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Old 08-14-2012, 08:50 PM   #1
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Sending a Stove Flue out the Window

I am in the process of converting a '91 Minibird for homesteading. We would like to direct the flue of our potbelly stove through a fire grade panel in an open window, rather than though the ceiling. We hope to elbow the flue out the window, then up. Does anyone who has tried this have any suggestions?
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Old 08-15-2012, 03:16 AM   #2
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Re: Sending a Stove Flue out the Window

Me hath seen several hippie busses with the flue out an existing window opening... and my neighbor across the road did that in his garage cause he burns his trash every day.

I have a wood stove, and 6 inch pipe, but cut holes through the roof and mounted flashing, cap and spark arrestor... it works great, but whilst burning papers at stove start up it kinda gets soot around the chimney on the roof...
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Old 08-15-2012, 03:16 AM   #3
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Re: Sending a Stove Flue out the Window

Me hath seen several hippie busses with the flue out an existing window opening... and my neighbor across the road did that in his garage cause he burns his trash every day.

I have a wood stove, and 6 inch pipe, but cut holes through the roof and mounted flashing, cap and spark arrestor... it works great, but whilst burning papers at stove start up it kinda gets soot around the chimney on the roof...
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Old 08-15-2012, 05:13 AM   #4
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Re: Sending a Stove Flue out the Window

Quote:
Originally Posted by Val&John
I am in the process of converting a '91 Minibird for homesteading. We would like to direct the flue of our potbelly stove through a fire grade panel in an open window, rather than though the ceiling. We hope to elbow the flue out the window, then up. Does anyone who has tried this have any suggestions?
I did that on my first bus. It worked fine. I did not even have double walled flue pipe. I did make a brick wall where the window was and ran the pipe through that. The bus, however, did not move. It was parked in a field.

It is more common to run the pipe through the ceiling and using insulated pipe.
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Old 08-15-2012, 08:02 AM   #5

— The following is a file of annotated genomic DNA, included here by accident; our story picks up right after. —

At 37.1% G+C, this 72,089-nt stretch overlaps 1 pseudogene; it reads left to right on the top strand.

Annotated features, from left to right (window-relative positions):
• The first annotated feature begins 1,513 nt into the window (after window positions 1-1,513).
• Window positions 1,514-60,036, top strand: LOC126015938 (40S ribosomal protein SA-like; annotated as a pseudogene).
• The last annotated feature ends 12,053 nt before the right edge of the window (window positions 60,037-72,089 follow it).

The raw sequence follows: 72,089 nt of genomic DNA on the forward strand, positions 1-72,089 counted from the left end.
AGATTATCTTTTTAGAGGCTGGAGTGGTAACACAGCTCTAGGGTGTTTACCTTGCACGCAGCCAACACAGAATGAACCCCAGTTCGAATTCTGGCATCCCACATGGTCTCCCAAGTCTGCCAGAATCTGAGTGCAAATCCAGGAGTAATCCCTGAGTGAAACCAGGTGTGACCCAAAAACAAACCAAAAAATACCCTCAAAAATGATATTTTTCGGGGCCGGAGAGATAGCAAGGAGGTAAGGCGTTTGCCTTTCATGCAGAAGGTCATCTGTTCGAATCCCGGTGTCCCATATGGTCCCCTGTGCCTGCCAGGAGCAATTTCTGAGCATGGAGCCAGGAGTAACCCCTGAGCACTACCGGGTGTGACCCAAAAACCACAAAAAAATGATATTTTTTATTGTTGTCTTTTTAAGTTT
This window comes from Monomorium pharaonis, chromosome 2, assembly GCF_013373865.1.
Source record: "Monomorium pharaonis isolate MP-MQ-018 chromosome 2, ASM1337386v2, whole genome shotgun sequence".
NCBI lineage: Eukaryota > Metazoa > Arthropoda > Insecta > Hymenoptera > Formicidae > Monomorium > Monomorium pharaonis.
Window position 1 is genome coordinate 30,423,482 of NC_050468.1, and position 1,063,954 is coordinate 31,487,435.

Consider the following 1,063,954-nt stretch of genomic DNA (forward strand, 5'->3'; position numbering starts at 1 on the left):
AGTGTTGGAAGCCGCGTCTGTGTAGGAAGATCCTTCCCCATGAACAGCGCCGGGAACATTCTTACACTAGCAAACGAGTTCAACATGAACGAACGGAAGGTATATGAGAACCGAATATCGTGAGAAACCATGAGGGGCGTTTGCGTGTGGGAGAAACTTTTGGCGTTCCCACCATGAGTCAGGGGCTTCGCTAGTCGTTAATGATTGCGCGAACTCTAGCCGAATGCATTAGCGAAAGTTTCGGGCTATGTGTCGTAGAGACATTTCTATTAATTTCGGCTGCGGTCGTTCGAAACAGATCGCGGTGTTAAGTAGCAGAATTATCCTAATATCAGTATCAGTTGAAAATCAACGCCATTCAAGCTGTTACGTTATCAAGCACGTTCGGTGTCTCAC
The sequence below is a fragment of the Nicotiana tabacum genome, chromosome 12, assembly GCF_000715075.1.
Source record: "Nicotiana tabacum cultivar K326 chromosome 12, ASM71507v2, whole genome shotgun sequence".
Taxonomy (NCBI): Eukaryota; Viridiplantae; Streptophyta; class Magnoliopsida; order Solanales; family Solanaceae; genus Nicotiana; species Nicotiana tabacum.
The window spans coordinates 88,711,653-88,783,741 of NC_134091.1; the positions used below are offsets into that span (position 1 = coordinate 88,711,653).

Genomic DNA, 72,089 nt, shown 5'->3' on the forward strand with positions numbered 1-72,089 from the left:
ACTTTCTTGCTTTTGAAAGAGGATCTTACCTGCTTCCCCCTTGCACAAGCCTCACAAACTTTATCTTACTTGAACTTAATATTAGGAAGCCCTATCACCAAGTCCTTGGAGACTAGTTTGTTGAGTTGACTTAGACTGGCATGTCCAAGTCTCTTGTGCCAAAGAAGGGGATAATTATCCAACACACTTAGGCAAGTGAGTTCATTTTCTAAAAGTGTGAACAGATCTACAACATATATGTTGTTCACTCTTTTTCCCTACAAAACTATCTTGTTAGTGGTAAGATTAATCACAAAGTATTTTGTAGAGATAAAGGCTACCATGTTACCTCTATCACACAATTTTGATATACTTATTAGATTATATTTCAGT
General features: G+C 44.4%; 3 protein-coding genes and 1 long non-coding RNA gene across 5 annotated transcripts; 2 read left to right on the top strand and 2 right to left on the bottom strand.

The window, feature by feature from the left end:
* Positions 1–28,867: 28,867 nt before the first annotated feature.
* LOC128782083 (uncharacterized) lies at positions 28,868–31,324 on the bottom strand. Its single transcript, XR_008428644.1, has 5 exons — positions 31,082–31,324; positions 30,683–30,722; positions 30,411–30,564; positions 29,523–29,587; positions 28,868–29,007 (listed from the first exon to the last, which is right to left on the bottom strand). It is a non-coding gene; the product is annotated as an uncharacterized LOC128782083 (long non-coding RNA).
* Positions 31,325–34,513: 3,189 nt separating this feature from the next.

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Re: Sending a Stove Flue out the Window

We do not plan to move the bus while living out of it, and so far have unintentionally embodied a method of least impact (we have re-converted it for several uses so far), so it seems like this method will work for us. We also plan to use a fire grade concrete board between the stove and any combustable surfaces, along with clearance.
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Old 08-19-2012, 02:10 PM   #6
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Re: Sending a Stove Flue out the Window

You could always make the part of the pipe that sticks outside the bus easily removable and make a cap for the lip that would remain after removal of the pipe, so if you did need to move the bus, it would not be such a hassle. I love the idea of having a woodstove in a bus, but I just don't have space for it in my bus, and too, I live in Central Texas so heating is not a high priority.
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Old 11-18-2012, 05:32 PM   #7
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Re: Sending a Stove Flue out the Window

In my experience there are a couple of disadvantages to this... the two 90 degree bends in the flue tend to reduce the velocity of the exhaust causing problems upon lighting. It's tougher to get the fire drawing air at first and more than once I've received a face full of smoke. The other disadvantage is the low temperature of the outside elbow and vertical section of the flue. Creosote tends to form in abundance if you use anything but the best firewood. I'm still using this type of setup in my shop, where some smoke back draft isn't a real problem and cleaning the flue can be achieved fairly safely by burning it out with a good chimney fire. Obviously this is less than ideal in the confines of a converted bus.

If you must use this type of flue routing here's a couple of ways you can save some trouble.... one, reduce the size of the pipe. This may seem counter intuitive but in my experience a 5" flue draws better than a 6" flue when using a small stove. In fact, even my large shop stove is reduced from 6 to 5 inches because it seems to keep the flue cleaner and burns a bit more efficiently. I've experimented with larger (8 inch) flues as well but found that there was no benefit. Another thing you can do is put a T with one hole capped instead of an elbow outboard. this gives you the option of cleaning out your outer flue simply by removing the cap and running a brush up from the bottom. (or tapping the outside of the flue to remove just the creosote scales) You will likely have to clean it out fairly often however as the T further reduces the velocity of the exhaust.
Best of luck staying safe and warm!
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